These fish are school fish and are best bought in groups of 6 or more. This fish eats the same things as the other Tetra fish including Tubifex, flakes, pellets, blood worms, and brine shrimp.
To breed these fish they need to be transferred into a small tank, one male and one female, the water needs to be slightly acidic, and once the eggs hatch the parents need to be removed from the tank or else they will eat the young. .
4. X-Ray Pristella Tetra
This is a very beautiful type of Tetra fish that usually grows to a maximum length of 1.5 inches. Pristella Tetra have a variety of colors present including blue, green, yellow, and red, and they are referred to as “X-Ray” because they are seemingly transparent.
Unlike other tetra fish that don’t have substantial dorsal fins, this species has anal and dorsal fins that feature a variety of colors and are quite large. The Pristella Tetra is actually very resistant to many water types as it is found in coastal rivers in South America, meaning that they can survive in slightly salty water.
Unlike other types of Tetra fish that need to be kept in exclusively soft water conditions, the Pristella Tetra is very resistant and can be kept in harder waters as well.
Like other Tetras they like rocks, driftwood, and lots of plants, not to mention that they eat the same things too. Also, the male is often smaller than the female.
5. Black Neon Tetra
This is one of the smaller types of Tetra fish as it usually grows to a maximum of 1.25 inches in length. It is however one of the more beautiful Tetra fish thanks to its dark obsidian color with a stripe of varying shades of green along its side.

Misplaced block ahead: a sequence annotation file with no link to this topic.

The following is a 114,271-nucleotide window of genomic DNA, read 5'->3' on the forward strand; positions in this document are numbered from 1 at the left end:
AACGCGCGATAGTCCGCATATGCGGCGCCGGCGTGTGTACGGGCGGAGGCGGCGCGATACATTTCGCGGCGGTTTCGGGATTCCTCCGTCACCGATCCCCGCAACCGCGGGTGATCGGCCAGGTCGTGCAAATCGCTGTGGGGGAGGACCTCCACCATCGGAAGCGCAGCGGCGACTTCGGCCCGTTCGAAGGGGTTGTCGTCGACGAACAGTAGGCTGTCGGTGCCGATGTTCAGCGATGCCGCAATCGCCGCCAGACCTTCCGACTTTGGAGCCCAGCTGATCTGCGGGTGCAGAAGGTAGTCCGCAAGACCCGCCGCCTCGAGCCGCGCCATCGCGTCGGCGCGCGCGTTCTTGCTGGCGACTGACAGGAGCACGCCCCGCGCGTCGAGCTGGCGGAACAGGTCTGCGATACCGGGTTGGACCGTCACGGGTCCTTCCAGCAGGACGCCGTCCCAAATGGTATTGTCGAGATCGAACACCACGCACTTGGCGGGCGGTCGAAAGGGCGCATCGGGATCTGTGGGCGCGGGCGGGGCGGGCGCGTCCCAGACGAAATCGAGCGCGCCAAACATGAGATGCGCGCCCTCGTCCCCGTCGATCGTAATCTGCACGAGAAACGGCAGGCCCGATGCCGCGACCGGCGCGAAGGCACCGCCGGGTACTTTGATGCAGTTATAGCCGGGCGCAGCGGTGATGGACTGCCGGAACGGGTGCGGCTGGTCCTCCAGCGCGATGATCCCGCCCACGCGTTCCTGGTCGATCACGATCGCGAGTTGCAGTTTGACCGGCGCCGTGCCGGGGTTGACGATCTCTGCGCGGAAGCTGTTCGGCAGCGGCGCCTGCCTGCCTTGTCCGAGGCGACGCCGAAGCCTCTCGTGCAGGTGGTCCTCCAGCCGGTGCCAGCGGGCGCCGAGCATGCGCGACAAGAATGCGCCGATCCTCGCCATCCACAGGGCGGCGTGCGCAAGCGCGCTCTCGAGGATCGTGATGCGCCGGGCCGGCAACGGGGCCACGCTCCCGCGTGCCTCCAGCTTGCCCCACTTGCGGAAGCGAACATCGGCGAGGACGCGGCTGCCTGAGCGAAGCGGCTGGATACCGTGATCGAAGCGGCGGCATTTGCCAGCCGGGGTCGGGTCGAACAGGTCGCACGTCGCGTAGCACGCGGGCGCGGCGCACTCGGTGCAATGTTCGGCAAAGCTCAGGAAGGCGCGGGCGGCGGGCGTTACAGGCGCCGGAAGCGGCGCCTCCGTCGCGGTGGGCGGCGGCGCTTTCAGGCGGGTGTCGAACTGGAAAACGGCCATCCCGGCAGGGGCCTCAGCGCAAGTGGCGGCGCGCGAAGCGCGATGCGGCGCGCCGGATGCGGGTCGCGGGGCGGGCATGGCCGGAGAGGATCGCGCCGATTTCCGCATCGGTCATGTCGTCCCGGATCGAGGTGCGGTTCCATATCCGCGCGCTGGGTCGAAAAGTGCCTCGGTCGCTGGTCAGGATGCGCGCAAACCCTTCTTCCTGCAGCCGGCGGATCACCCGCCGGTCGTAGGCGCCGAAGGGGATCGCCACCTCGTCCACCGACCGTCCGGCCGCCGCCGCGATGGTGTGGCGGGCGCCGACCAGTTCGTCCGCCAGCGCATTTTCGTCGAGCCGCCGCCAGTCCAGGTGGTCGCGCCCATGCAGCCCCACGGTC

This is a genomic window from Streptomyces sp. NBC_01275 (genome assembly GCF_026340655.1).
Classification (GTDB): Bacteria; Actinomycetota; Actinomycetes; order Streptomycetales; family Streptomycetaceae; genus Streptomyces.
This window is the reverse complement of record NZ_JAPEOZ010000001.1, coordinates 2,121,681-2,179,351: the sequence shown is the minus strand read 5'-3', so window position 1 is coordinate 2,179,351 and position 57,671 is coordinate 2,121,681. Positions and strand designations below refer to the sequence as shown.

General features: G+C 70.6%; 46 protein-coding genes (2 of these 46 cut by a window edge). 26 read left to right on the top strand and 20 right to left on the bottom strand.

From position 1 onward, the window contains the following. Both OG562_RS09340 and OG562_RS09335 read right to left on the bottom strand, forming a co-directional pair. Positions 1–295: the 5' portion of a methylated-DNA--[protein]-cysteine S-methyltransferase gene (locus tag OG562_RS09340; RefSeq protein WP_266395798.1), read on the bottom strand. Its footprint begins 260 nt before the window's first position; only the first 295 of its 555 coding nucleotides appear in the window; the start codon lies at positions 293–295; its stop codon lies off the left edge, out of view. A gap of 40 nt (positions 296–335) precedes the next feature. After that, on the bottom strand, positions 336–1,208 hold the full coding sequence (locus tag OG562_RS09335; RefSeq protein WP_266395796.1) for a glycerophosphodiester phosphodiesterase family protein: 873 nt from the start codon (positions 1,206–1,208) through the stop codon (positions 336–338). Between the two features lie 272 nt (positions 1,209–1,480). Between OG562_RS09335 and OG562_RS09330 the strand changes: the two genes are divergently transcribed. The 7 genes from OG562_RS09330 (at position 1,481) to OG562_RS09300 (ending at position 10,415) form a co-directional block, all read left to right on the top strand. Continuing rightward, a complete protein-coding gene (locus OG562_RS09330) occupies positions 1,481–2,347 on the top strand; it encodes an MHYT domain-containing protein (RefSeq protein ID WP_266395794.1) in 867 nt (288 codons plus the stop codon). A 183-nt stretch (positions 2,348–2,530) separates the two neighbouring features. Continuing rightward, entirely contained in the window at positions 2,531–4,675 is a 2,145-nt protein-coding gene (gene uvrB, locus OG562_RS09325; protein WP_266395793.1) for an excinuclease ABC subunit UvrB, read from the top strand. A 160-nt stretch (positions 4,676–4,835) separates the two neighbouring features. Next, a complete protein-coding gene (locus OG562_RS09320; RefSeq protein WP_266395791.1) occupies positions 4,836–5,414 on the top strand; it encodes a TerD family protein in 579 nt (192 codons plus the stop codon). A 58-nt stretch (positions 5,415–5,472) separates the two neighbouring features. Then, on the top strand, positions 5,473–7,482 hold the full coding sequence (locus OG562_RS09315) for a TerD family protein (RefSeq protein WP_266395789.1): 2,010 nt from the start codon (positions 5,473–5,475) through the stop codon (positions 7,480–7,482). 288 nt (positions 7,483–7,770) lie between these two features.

The Black Neon Tetra does need to be kept in soft water conditions in a peaceful community tank, or else it will not survive. These fish do the best in slightly acidic water where the parameters are kept very constant; they also need a lot of wood debris, rocks, and plants because just like other Tetras they like low light areas to hide in.
Once again these fish eat things like bloodworms, brine shrimp, pellets, flakes, Tubifex, and other such fish foods. To breed the fish, separate a male and female into a dark breeding tank and slowly increase the lighting; live foods like mosquito larvae are great for inducing mating in the Black Neon Tetra.
6. Glowlight Tetra
This type of Tetra fish can grow up to 2 inches in length and features beautiful colors such as red and orange. When the lights go down these fish are known to glow in the dark, making for a perfect choice for any aquarium.
The Glowlight Tetra is best kept in slightly soft and acidic water, yet it is quite resilient and can handle some changes in water parameters.
7. Bleeding Heart Tetra
This fish is a beautiful choice for any aquarium enthusiast because it has a pale red color that increased in intensity towards the gills, hence the name bleeding heart. This fish does need slightly acidic and soft water with very good filtration.
Also, the Bleeding Heart Tetra needs a slightly larger tank of 20 gallons to feel comfortable, but just like other Tetras it also needs a lot of plant life, driftwood, and rocks to feel at home.
This type of Tetra fish loves the same type of foods that other Tetra fish like including blood worms, brine shrimp, pellets, flakes, and Tubifex. Bleeding Heart Tetras are known to breed occasionally, but doing so is harder than with other Tetra fish.
8. Red Eye Tetra
This is one of the large species of Tetra fish and it can grow up to 3 inches in length, however the male is usually substantially smaller than the female. Due to its large size it also needs a larger tank of 30 gallons at minimum.
The tank should be filled with plants, rocks, and wood debris just like for all other Tetras. These fish are red, black, and silver, and just like the name implies they have a splash of bright red around the eyes.
The Red Eye Tetra is a very resilient fish that does not require soft or acidic water; they do well in many types of water parameters and are thus suited for beginners as well as community tanks with many different fish, as well they are very peaceful creatures. The favorite food of these fish is small insects or small planktonic animals.